some test and yes, in fact I was behind. The teachers do not teach math very
well, they never stress how important it is to do your homework. They give you
NO preparation for college or even high school. Once I switched it was hard to
adapt because I didn't have the work ethics, study habits, or ideas that
homework needed to be done. Other Facts: There is not enough funding for a tech
department meaning no technical oriented classes such as design. There is no
real auditorium. The basketball court is about 1/4th the size it should be. The
dress code is way to strict. You don't get the feel that teachers are there when
you need them. It is impossible to fail a class. (People need to know that there
can be failures in life!) I honestly find the public school pressure atmosphere
more successful. I will feel sorry for the students enrolled at LCWS and LCWHS
when they go on to college. They will not have the skills to have a successful
college career. (—Submitted by a student)

Posted November 5, 2008
This school does not provide a very good education, it teaches very pointless
'skills' like knitting, woodworking, eurythmy and other meaningless things. The
faculty is many times inexperienced and many do not know how to relate to
students and are often very insensitive. There are some good teachers however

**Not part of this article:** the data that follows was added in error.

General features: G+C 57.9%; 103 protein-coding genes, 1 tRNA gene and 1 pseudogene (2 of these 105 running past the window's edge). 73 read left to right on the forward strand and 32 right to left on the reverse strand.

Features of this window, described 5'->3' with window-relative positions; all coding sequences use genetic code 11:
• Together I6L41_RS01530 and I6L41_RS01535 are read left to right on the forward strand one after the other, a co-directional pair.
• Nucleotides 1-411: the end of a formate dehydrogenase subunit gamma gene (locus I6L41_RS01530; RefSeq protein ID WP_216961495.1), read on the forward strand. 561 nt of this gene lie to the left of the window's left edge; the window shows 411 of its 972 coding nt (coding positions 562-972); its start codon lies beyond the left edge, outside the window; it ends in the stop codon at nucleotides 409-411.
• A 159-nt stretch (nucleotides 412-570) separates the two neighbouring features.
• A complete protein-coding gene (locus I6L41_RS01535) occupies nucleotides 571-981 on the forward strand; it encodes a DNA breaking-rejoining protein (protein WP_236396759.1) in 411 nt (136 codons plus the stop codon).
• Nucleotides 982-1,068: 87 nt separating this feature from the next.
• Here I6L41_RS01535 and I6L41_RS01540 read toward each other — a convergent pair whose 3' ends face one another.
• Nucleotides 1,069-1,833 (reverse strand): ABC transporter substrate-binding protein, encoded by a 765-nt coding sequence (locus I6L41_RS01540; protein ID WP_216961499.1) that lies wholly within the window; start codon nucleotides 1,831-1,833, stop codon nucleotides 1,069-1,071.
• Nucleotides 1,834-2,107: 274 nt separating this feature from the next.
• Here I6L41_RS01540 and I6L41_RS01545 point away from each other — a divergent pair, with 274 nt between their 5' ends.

and some of the teaching is satisfactory but overall it is a poor school.
—Submitted by a student

Follow up:

It appears Lake Champlain Waldorf school is in need of a science teacher:

High School Math and Science Teacher

The Lake Champlain Waldorf School is accepting applications for a High School Math and Science teacher for the 2012-13 school year. We are seeking a dynamic and experienced teacher with Waldorf teacher training to teach physics and upper level high school math, including calculus. A complete job description is available upon request.

Well, have I got a science teacher for YOU?  Merrily Lovell, of course.  She's PERFECT for your school... having left Highland Hall recently, she has moved TO YOUR AREA.   I don't know too much about her math skills, but as a science teacher, she will push intelligent design and racism as if it's scientific fact.  And after all, isn't that what Waldorf schools do?  I think we need to keep an eye on Lake Champlain's science department.

UPDATE:  Read the top of the blog... I sure CALLED IT!